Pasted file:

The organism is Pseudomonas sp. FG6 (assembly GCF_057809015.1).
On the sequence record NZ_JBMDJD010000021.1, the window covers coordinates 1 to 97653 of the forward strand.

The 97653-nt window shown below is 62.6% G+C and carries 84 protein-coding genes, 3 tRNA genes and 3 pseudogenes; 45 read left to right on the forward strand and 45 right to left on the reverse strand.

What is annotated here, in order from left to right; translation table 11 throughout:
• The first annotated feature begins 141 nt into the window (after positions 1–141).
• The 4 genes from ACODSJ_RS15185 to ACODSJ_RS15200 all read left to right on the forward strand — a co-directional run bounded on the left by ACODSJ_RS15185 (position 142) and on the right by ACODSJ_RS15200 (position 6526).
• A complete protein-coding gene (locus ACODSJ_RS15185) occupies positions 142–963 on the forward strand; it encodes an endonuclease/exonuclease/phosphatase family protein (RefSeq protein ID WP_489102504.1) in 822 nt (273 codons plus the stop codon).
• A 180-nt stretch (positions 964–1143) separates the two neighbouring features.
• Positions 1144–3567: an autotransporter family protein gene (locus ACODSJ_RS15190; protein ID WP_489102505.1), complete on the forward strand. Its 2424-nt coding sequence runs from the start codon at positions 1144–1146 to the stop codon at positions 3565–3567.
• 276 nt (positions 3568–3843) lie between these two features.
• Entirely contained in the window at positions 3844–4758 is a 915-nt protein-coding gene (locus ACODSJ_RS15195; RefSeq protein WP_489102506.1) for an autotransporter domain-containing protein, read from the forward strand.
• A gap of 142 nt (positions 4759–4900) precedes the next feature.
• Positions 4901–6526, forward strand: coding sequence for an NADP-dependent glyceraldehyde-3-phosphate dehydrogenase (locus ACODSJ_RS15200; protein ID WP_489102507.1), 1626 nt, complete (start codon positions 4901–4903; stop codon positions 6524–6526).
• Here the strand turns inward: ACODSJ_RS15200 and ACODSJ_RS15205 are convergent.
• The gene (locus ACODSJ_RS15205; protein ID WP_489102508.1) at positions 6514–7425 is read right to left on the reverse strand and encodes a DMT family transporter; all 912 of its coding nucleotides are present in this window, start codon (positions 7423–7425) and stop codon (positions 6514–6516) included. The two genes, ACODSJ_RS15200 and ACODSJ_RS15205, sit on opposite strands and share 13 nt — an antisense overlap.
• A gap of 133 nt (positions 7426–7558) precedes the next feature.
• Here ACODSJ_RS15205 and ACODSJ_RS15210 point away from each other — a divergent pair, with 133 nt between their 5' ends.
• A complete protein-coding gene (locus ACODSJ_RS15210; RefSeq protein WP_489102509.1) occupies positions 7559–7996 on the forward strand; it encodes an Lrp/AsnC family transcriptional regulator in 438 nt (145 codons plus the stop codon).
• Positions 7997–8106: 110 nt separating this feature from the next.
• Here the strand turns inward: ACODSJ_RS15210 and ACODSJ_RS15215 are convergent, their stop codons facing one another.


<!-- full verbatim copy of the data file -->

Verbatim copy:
The organism is Pseudomonas sp. FG6 (assembly GCF_057809015.1).
On the sequence record NZ_JBMDJD010000021.1, the window covers coordinates 1 to 97653 of the forward strand.

The 97653-nt window shown below is 62.6% G+C and carries 84 protein-coding genes, 3 tRNA genes and 3 pseudogenes; 45 read left to right on the forward strand and 45 right to left on the reverse strand.

What is annotated here, in order from left to right; translation table 11 throughout:
• The first annotated feature begins 141 nt into the window (after positions 1–141).
• The 4 genes from ACODSJ_RS15185 to ACODSJ_RS15200 all read left to right on the forward strand — a co-directional run bounded on the left by ACODSJ_RS15185 (position 142) and on the right by ACODSJ_RS15200 (position 6526).
• A complete protein-coding gene (locus ACODSJ_RS15185) occupies positions 142–963 on the forward strand; it encodes an endonuclease/exonuclease/phosphatase family protein (RefSeq protein ID WP_489102504.1) in 822 nt (273 codons plus the stop codon).
• A 180-nt stretch (positions 964–1143) separates the two neighbouring features.
• Positions 1144–3567: an autotransporter family protein gene (locus ACODSJ_RS15190; protein ID WP_489102505.1), complete on the forward strand. Its 2424-nt coding sequence runs from the start codon at positions 1144–1146 to the stop codon at positions 3565–3567.
• 276 nt (positions 3568–3843) lie between these two features.
• Entirely contained in the window at positions 3844–4758 is a 915-nt protein-coding gene (locus ACODSJ_RS15195; RefSeq protein WP_489102506.1) for an autotransporter domain-containing protein, read from the forward strand.
• A gap of 142 nt (positions 4759–4900) precedes the next feature.
• Positions 4901–6526, forward strand: coding sequence for an NADP-dependent glyceraldehyde-3-phosphate dehydrogenase (locus ACODSJ_RS15200; protein ID WP_489102507.1), 1626 nt, complete (start codon positions 4901–4903; stop codon positions 6524–6526).
• Here the strand turns inward: ACODSJ_RS15200 and ACODSJ_RS15205 are convergent.
• The gene (locus ACODSJ_RS15205; protein ID WP_489102508.1) at positions 6514–7425 is read right to left on the reverse strand and encodes a DMT family transporter; all 912 of its coding nucleotides are present in this window, start codon (positions 7423–7425) and stop codon (positions 6514–6516) included. The two genes, ACODSJ_RS15200 and ACODSJ_RS15205, sit on opposite strands and share 13 nt — an antisense overlap.
• A gap of 133 nt (positions 7426–7558) precedes the next feature.
• Here ACODSJ_RS15205 and ACODSJ_RS15210 point away from each other — a divergent pair, with 133 nt between their 5' ends.
• A complete protein-coding gene (locus ACODSJ_RS15210; RefSeq protein WP_489102509.1) occupies positions 7559–7996 on the forward strand; it encodes an Lrp/AsnC family transcriptional regulator in 438 nt (145 codons plus the stop codon).
• Positions 7997–8106: 110 nt separating this feature from the next.
• Here the strand turns inward: ACODSJ_RS15210 and ACODSJ_RS15215 are convergent, their stop codons facing one another.